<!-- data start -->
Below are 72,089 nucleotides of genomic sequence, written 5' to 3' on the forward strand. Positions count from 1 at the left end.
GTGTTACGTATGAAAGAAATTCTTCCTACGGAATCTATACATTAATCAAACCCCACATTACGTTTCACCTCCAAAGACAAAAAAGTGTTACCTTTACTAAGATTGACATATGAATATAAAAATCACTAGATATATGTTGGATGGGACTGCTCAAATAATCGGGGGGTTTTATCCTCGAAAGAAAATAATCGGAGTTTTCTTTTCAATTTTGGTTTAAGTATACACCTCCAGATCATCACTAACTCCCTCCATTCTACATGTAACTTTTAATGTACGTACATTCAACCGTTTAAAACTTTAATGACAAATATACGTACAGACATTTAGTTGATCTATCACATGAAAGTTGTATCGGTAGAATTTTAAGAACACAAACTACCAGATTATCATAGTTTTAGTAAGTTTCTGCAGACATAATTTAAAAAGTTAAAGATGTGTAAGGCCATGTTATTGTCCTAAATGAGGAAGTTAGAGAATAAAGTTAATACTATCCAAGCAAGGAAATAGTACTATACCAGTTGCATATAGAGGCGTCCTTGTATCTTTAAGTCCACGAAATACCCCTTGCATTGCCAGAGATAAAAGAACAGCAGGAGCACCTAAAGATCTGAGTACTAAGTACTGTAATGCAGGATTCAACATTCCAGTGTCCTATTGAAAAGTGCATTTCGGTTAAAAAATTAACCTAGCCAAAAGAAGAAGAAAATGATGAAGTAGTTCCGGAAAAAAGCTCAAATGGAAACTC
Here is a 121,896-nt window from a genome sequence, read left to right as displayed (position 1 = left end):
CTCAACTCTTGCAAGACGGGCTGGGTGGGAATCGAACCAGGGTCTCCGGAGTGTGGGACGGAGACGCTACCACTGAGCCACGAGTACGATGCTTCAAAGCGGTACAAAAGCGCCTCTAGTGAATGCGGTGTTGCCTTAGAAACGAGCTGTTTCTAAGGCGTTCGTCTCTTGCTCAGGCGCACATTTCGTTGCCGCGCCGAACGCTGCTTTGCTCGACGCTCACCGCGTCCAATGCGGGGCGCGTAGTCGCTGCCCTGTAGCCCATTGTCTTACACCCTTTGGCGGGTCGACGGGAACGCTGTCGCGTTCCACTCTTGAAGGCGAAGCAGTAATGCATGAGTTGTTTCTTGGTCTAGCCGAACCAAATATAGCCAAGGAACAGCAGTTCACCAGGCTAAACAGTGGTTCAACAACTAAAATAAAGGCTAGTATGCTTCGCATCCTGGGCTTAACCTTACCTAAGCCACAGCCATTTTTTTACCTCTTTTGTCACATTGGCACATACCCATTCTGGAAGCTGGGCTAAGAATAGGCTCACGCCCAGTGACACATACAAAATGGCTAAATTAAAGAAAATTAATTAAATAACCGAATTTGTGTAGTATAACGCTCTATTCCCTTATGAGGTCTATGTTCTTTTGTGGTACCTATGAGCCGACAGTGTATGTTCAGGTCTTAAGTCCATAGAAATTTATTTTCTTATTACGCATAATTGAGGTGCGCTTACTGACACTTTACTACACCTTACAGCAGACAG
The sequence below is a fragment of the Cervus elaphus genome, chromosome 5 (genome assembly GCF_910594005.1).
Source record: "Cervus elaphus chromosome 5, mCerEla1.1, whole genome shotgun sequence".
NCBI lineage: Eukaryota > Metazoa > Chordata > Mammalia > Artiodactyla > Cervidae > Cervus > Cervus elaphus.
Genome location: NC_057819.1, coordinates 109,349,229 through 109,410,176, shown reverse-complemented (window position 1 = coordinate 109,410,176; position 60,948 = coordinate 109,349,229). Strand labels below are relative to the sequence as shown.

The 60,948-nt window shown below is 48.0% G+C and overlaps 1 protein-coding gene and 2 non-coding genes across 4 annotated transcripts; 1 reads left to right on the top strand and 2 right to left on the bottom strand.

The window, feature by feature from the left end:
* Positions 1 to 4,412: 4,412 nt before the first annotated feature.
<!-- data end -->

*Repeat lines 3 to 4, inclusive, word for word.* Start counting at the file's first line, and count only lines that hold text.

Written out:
Here is a 121,896-nt window from a genome sequence, read left to right as displayed (position 1 = left end):
CTCAACTCTTGCAAGACGGGCTGGGTGGGAATCGAACCAGGGTCTCCGGAGTGTGGGACGGAGACGCTACCACTGAGCCACGAGTACGATGCTTCAAAGCGGTACAAAAGCGCCTCTAGTGAATGCGGTGTTGCCTTAGAAACGAGCTGTTTCTAAGGCGTTCGTCTCTTGCTCAGGCGCACATTTCGTTGCCGCGCCGAACGCTGCTTTGCTCGACGCTCACCGCGTCCAATGCGGGGCGCGTAGTCGCTGCCCTGTAGCCCATTGTCTTACACCCTTTGGCGGGTCGACGGGAACGCTGTCGCGTTCCACTCTTGAAGGCGAAGCAGTAATGCATGAGTTGTTTCTTGGTCTAGCCGAACCAAATATAGCCAAGGAACAGCAGTTCACCAGGCTAAACAGTGGTTCAACAACTAAAATAAAGGCTAGTATGCTTCGCATCCTGGGCTTAACCTTACCTAAGCCACAGCCATTTTTTTACCTCTTTTGTCACATTGGCACATACCCATTCTGGAAGCTGGGCTAAGAATAGGCTCACGCCCAGTGACACATACAAAATGGCTAAATTAAAGAAAATTAATTAAATAACCGAATTTGTGTAGTATAACGCTCTATTCCCTTATGAGGTCTATGTTCTTTTGTGGTACCTATGAGCCGACAGTGTATGTTCAGGTCTTAAGTCCATAGAAATTTATTTTCTTATTACGCATAATTGAGGTGCGCTTACTGACACTTTACTACACCTTACAGCAGACAG